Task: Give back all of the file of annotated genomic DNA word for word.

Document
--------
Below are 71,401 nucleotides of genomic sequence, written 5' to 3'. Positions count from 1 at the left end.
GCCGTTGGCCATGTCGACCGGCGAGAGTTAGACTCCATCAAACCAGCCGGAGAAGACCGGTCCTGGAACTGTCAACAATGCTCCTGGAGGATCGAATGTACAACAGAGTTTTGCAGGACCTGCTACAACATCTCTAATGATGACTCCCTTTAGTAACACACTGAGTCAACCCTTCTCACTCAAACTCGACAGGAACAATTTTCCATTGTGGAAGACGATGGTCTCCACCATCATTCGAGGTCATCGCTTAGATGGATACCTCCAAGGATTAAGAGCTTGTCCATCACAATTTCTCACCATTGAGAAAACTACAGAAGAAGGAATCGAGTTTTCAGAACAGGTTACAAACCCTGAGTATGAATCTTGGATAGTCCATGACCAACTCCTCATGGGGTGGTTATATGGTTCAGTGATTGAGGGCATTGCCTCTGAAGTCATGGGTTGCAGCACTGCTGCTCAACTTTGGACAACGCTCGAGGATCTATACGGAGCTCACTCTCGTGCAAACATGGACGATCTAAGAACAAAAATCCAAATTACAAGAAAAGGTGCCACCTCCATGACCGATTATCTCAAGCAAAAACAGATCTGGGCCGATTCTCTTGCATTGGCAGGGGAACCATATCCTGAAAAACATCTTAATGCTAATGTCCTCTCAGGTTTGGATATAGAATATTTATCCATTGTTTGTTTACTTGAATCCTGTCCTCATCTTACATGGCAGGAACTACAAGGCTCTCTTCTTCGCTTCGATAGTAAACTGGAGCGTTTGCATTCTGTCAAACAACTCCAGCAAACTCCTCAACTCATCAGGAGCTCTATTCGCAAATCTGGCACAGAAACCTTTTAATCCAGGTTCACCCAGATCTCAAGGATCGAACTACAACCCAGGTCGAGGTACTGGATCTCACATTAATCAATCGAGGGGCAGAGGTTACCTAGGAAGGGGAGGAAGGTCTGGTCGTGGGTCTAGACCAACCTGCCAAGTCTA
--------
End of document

Below are 71,401 nucleotides of genomic sequence, written 5' to 3'. Positions count from 1 at the left end.
GCCGTTGGCCATGTCGACCGGCGAGAGTTAGACTCCATCAAACCAGCCGGAGAAGACCGGTCCTGGAACTGTCAACAATGCTCCTGGAGGATCGAATGTACAACAGAGTTTTGCAGGACCTGCTACAACATCTCTAATGATGACTCCCTTTAGTAACACACTGAGTCAACCCTTCTCACTCAAACTCGACAGGAACAATTTTCCATTGTGGAAGACGATGGTCTCCACCATCATTCGAGGTCATCGCTTAGATGGATACCTCCAAGGATTAAGAGCTTGTCCATCACAATTTCTCACCATTGAGAAAACTACAGAAGAAGGAATCGAGTTTTCAGAACAGGTTACAAACCCTGAGTATGAATCTTGGATAGTCCATGACCAACTCCTCATGGGGTGGTTATATGGTTCAGTGATTGAGGGCATTGCCTCTGAAGTCATGGGTTGCAGCACTGCTGCTCAACTTTGGACAACGCTCGAGGATCTATACGGAGCTCACTCTCGTGCAAACATGGACGATCTAAGAACAAAAATCCAAATTACAAGAAAAGGTGCCACCTCCATGACCGATTATCTCAAGCAAAAACAGATCTGGGCCGATTCTCTTGCATTGGCAGGGGAACCATATCCTGAAAAACATCTTAATGCTAATGTCCTCTCAGGTTTGGATATAGAATATTTATCCATTGTTTGTTTACTTGAATCCTGTCCTCATCTTACATGGCAGGAACTACAAGGCTCTCTTCTTCGCTTCGATAGTAAACTGGAGCGTTTGCATTCTGTCAAACAACTCCAGCAAACTCCTCAACTCATCAGGAGCTCTATTCGCAAATCTGGCACAGAAACCTTTTAATCCAGGTTCACCCAGATCTCAAGGATCGAACTACAACCCAGGTCGAGGTACTGGATCTCACATTAATCAATCGAGGGGCAGAGGTTACCTAGGAAGGGGAGGAAGGTCTGGTCGTGGGTCTAGACCAACCTGCCAAGTCTA